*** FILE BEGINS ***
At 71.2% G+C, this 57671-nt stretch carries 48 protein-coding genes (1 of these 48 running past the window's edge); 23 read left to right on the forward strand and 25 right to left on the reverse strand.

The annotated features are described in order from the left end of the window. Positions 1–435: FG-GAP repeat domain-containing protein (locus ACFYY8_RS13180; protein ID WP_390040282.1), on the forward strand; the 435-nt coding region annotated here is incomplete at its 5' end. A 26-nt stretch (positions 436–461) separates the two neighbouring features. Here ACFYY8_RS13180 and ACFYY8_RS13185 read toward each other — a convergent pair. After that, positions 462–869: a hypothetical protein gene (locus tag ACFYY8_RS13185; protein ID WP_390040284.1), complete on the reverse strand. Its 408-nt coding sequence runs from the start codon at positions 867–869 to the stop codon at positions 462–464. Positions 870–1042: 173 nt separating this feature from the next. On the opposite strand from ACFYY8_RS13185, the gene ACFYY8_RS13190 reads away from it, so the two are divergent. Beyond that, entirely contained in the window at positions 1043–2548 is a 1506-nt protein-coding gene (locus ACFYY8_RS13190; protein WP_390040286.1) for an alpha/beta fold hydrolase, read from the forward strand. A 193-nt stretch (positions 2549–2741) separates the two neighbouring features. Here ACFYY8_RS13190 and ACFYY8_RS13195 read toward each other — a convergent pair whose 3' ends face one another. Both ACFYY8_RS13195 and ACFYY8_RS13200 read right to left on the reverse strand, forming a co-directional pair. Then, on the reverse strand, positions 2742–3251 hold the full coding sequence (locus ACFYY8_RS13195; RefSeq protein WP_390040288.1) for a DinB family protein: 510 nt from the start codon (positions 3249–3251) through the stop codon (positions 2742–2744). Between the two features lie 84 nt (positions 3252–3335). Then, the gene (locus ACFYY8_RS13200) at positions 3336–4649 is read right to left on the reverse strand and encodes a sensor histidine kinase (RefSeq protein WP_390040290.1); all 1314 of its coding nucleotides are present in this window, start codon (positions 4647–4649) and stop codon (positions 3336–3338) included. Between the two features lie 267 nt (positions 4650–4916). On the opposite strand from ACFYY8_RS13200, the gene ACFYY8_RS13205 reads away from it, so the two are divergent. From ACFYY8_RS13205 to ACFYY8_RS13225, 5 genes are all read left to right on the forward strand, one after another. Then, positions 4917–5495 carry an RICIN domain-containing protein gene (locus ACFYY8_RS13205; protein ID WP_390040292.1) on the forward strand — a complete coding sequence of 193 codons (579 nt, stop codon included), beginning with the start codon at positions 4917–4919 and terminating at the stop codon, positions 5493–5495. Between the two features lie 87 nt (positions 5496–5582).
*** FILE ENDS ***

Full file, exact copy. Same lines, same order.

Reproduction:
At 71.2% G+C, this 57671-nt stretch carries 48 protein-coding genes (1 of these 48 running past the window's edge); 23 read left to right on the forward strand and 25 right to left on the reverse strand.

The annotated features are described in order from the left end of the window. Positions 1–435: FG-GAP repeat domain-containing protein (locus ACFYY8_RS13180; protein ID WP_390040282.1), on the forward strand; the 435-nt coding region annotated here is incomplete at its 5' end. A 26-nt stretch (positions 436–461) separates the two neighbouring features. Here ACFYY8_RS13180 and ACFYY8_RS13185 read toward each other — a convergent pair. After that, positions 462–869: a hypothetical protein gene (locus tag ACFYY8_RS13185; protein ID WP_390040284.1), complete on the reverse strand. Its 408-nt coding sequence runs from the start codon at positions 867–869 to the stop codon at positions 462–464. Positions 870–1042: 173 nt separating this feature from the next. On the opposite strand from ACFYY8_RS13185, the gene ACFYY8_RS13190 reads away from it, so the two are divergent. Beyond that, entirely contained in the window at positions 1043–2548 is a 1506-nt protein-coding gene (locus ACFYY8_RS13190; protein WP_390040286.1) for an alpha/beta fold hydrolase, read from the forward strand. A 193-nt stretch (positions 2549–2741) separates the two neighbouring features. Here ACFYY8_RS13190 and ACFYY8_RS13195 read toward each other — a convergent pair whose 3' ends face one another. Both ACFYY8_RS13195 and ACFYY8_RS13200 read right to left on the reverse strand, forming a co-directional pair. Then, on the reverse strand, positions 2742–3251 hold the full coding sequence (locus ACFYY8_RS13195; RefSeq protein WP_390040288.1) for a DinB family protein: 510 nt from the start codon (positions 3249–3251) through the stop codon (positions 2742–2744). Between the two features lie 84 nt (positions 3252–3335). Then, the gene (locus ACFYY8_RS13200) at positions 3336–4649 is read right to left on the reverse strand and encodes a sensor histidine kinase (RefSeq protein WP_390040290.1); all 1314 of its coding nucleotides are present in this window, start codon (positions 4647–4649) and stop codon (positions 3336–3338) included. Between the two features lie 267 nt (positions 4650–4916). On the opposite strand from ACFYY8_RS13200, the gene ACFYY8_RS13205 reads away from it, so the two are divergent. From ACFYY8_RS13205 to ACFYY8_RS13225, 5 genes are all read left to right on the forward strand, one after another. Then, positions 4917–5495 carry an RICIN domain-containing protein gene (locus ACFYY8_RS13205; protein ID WP_390040292.1) on the forward strand — a complete coding sequence of 193 codons (579 nt, stop codon included), beginning with the start codon at positions 4917–4919 and terminating at the stop codon, positions 5493–5495. Between the two features lie 87 nt (positions 5496–5582).